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Profile picture for arashiku

mortgage rate negotiation

I understand that some lender offered lower rate but often with higher point or/and fee as a trade-off. I believe the interest rate being offered by lenders are controlled by the central bank correct?  My loan got approved but I have not locked the rate, is there any strategy to negotiate with the lender who already approved my loan after all?  I was just thinking all lenders would always charge the rate a little higher than what the central bank tells them.  Any input is appreciated.
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May 31 2010 - US
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I understand that some lender offered lower rate but often with higher point or/and fee as a trade-off

In general yes, but compared to what? There can be a .250 to .375 spread between 1 lender to the next.

I was just thinking all lenders would always charge the rate a little higher than what the central bank tells them.

There is no central bank dictating long term rates to lenders for 10 yr, 15 yr, 20 yr, 30 yr, 40 yr. Those rates move up and down acording to investors buying or selling mortgage backed securities, and each lender's offered rate depends on their overhead expense, pipeline, profit margin, etc.Your loan was approved using X rate and since you have not locked, you are " floating the rate". What is the rate and term you were approved for? eg, 30 Yr at 4.625% with 1 origination point, etc. 
Assuming your loan was approved using a 30 day rate, if the market was flat for the next 2 weeks you could improve your rate or pay less fees if you were to float until within a 15 day closing window because the loan will pay more or cost less for a shorter lock. On the other hand, you could see the rate jump up .250 overnight if investors get more confident over Europe and/or economic data shows strong growth like 500K new jobs as estimated for Friday's nonfarm payroll #. As of this morning, Europe is pulling our markets back down from last Friday but the ISM figure at 10:00 could reverse that if better than expected like 60 or higher, so that is why mortgage rates are defined as being volatile...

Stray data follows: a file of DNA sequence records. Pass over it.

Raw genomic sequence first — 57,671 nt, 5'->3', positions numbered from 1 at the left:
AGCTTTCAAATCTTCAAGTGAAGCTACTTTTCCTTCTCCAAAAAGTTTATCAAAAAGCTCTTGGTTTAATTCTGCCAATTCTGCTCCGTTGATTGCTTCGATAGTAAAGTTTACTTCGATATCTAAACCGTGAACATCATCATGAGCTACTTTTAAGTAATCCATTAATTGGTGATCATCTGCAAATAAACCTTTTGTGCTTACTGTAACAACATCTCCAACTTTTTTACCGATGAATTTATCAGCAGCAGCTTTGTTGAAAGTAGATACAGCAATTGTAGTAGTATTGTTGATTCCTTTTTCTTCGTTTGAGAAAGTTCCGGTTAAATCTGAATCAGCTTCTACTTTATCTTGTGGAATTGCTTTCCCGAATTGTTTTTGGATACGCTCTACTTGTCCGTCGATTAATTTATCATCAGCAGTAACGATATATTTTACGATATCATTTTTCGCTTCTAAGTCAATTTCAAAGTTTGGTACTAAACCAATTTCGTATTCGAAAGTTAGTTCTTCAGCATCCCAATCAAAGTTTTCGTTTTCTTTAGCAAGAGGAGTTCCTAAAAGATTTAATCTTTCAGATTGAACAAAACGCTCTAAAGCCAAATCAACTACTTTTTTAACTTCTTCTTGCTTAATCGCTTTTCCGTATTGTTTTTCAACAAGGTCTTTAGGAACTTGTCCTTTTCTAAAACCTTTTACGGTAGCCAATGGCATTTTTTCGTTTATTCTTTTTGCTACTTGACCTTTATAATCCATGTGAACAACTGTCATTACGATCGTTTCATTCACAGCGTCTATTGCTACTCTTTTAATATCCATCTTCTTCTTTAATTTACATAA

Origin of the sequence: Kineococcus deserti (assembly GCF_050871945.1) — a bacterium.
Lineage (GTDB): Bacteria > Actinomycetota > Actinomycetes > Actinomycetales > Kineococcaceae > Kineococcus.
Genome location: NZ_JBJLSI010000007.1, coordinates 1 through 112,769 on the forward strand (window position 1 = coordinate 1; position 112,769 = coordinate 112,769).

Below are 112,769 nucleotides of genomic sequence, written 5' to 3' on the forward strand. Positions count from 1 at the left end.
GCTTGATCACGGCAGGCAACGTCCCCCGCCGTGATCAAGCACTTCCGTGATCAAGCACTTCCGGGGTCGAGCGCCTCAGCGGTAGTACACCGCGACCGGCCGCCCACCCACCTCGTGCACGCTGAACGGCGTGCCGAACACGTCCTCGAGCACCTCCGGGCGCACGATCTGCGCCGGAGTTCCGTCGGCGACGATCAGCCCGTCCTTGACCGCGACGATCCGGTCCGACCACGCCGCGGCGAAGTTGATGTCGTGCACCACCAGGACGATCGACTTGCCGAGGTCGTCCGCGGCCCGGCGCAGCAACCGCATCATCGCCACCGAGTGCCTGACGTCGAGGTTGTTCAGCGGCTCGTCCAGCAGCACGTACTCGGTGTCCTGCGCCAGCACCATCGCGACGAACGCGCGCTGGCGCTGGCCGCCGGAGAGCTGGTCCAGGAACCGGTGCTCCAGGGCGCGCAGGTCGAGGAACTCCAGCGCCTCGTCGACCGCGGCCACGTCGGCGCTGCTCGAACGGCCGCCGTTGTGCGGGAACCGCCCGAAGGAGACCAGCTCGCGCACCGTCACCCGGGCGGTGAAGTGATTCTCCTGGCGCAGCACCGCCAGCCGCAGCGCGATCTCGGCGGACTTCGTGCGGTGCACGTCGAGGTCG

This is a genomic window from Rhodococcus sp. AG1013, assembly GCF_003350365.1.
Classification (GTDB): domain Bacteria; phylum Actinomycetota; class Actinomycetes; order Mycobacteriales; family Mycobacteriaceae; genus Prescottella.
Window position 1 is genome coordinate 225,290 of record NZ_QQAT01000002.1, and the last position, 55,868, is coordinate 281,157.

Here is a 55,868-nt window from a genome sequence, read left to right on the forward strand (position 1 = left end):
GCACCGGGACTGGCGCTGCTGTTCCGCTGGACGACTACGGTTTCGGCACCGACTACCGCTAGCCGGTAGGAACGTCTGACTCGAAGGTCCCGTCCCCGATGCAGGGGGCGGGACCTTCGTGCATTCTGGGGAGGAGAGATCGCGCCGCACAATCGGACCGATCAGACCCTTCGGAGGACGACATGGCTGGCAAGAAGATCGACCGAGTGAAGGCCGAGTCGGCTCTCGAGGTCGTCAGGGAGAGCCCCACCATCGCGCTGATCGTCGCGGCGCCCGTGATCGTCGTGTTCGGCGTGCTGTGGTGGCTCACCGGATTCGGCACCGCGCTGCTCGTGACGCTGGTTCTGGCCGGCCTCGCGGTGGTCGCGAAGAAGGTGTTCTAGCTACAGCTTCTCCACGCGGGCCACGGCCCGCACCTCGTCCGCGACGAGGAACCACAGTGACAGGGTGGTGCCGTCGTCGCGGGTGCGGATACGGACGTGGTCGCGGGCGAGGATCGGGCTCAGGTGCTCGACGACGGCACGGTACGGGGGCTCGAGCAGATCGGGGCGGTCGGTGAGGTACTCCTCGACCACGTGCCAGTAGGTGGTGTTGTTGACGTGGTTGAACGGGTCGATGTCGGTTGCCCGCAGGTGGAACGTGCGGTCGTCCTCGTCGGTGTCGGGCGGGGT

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June 01 2010
Profile picture for arashiku
Hi Clay, thanks!  I got my 30-fix loan approved with 84K loan amount and was @ 5.375 some weeks ago, with no point, was told today's rate is 5.25, we are planning to close in the mid-June, like in a couple weeks.  When is a good time to lock?  I know 5.375 v.s. 5.25 doesn't make a big difference, but economical wise, should I even bother waiting?  Would that be even to 5.00 next week after all? Thanks!
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June 01 2010

If you are getting a quote for 5.25% now then I dont think it will benefit you to wait for a lower rate. I dont know the specifics of your credit profile or type of loan but if you are getting an FHA loan, 5.00% would be more inline with no origination/discount fee on a 15 day lock.  

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June 02 2010
How long will you stay in your home? The lower rate will always win if you pay closing costs and stay in the home  to cover the estimated payback period.  A would lock now and close ASAP this market will not stay down like this for long. Rates come down like parachutes and go up like rockets!
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June 03 2010
 
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